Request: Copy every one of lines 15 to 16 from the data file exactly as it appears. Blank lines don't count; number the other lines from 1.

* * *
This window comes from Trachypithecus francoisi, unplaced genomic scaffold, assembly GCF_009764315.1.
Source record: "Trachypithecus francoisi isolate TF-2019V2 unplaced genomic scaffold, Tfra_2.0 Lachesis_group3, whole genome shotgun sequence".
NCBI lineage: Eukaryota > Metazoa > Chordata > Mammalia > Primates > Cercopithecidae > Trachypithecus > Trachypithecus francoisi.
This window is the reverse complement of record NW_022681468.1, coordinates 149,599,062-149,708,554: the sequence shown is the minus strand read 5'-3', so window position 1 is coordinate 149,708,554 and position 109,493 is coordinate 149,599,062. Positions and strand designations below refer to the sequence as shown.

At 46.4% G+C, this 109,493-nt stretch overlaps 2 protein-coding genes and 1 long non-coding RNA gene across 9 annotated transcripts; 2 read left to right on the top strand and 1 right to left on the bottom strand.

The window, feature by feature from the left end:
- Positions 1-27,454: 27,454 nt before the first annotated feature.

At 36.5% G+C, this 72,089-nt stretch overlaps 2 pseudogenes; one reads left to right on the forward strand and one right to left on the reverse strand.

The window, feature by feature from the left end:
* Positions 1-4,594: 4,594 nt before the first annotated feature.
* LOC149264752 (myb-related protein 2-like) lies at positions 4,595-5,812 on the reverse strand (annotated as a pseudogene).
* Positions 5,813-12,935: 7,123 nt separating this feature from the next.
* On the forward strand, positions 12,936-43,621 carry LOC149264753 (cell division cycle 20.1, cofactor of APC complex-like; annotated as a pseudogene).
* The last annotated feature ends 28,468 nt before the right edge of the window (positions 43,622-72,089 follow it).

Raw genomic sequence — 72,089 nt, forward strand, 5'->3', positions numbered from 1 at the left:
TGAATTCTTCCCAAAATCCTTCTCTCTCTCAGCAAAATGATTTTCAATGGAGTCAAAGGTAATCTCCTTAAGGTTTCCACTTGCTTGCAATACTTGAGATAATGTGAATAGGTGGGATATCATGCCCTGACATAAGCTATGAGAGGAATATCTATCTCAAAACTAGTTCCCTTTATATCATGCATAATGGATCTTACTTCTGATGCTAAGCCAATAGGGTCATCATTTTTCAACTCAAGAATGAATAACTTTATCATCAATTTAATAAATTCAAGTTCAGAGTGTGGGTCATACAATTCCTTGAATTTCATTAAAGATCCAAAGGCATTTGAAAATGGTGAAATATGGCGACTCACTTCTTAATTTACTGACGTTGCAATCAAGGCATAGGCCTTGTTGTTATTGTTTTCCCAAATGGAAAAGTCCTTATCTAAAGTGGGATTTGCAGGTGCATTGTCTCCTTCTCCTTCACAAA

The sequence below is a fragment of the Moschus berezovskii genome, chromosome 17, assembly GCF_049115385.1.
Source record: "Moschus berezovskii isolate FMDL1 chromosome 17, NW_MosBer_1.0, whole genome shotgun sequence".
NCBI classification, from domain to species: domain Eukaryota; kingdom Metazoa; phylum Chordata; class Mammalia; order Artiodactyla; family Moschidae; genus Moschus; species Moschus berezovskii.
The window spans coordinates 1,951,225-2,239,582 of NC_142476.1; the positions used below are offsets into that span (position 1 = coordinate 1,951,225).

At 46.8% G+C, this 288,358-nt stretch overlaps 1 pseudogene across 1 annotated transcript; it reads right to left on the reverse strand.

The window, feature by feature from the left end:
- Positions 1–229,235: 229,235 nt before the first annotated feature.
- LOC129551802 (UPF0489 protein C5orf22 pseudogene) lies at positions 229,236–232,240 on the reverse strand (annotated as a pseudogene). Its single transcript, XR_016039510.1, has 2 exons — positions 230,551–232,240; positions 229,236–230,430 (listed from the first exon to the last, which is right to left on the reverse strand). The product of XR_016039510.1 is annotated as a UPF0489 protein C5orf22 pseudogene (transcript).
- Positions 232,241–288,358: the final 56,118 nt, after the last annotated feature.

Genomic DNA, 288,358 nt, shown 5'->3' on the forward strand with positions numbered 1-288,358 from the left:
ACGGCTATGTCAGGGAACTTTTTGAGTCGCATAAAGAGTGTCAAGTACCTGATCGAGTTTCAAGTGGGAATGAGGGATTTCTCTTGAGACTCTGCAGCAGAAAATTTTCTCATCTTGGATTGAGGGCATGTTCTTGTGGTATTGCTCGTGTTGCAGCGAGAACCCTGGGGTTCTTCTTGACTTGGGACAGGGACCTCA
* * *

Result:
Raw genomic sequence — 72,089 nt, forward strand, 5'->3', positions numbered from 1 at the left:
TGAATTCTTCCCAAAATCCTTCTCTCTCTCAGCAAAATGATTTTCAATGGAGTCAAAGGTAATCTCCTTAAGGTTTCCACTTGCTTGCAATACTTGAGATAATGTGAATAGGTGGGATATCATGCCCTGACATAAGCTATGAGAGGAATATCTATCTCAAAACTAGTTCCCTTTATATCATGCATAATGGATCTTACTTCTGATGCTAAGCCAATAGGGTCATCATTTTTCAACTCAAGAATGAATAACTTTATCATCAATTTAATAAATTCAAGTTCAGAGTGTGGGTCATACAATTCCTTGAATTTCATTAAAGATCCAAAGGCATTTGAAAATGGTGAAATATGGCGACTCACTTCTTAATTTACTGACGTTGCAATCAAGGCATAGGCCTTGTTGTTATTGTTTTCCCAAATGGAAAAGTCCTTATCTAAAGTGGGATTTGCAGGTGCATTGTCTCCTTCTCCTTCACAAA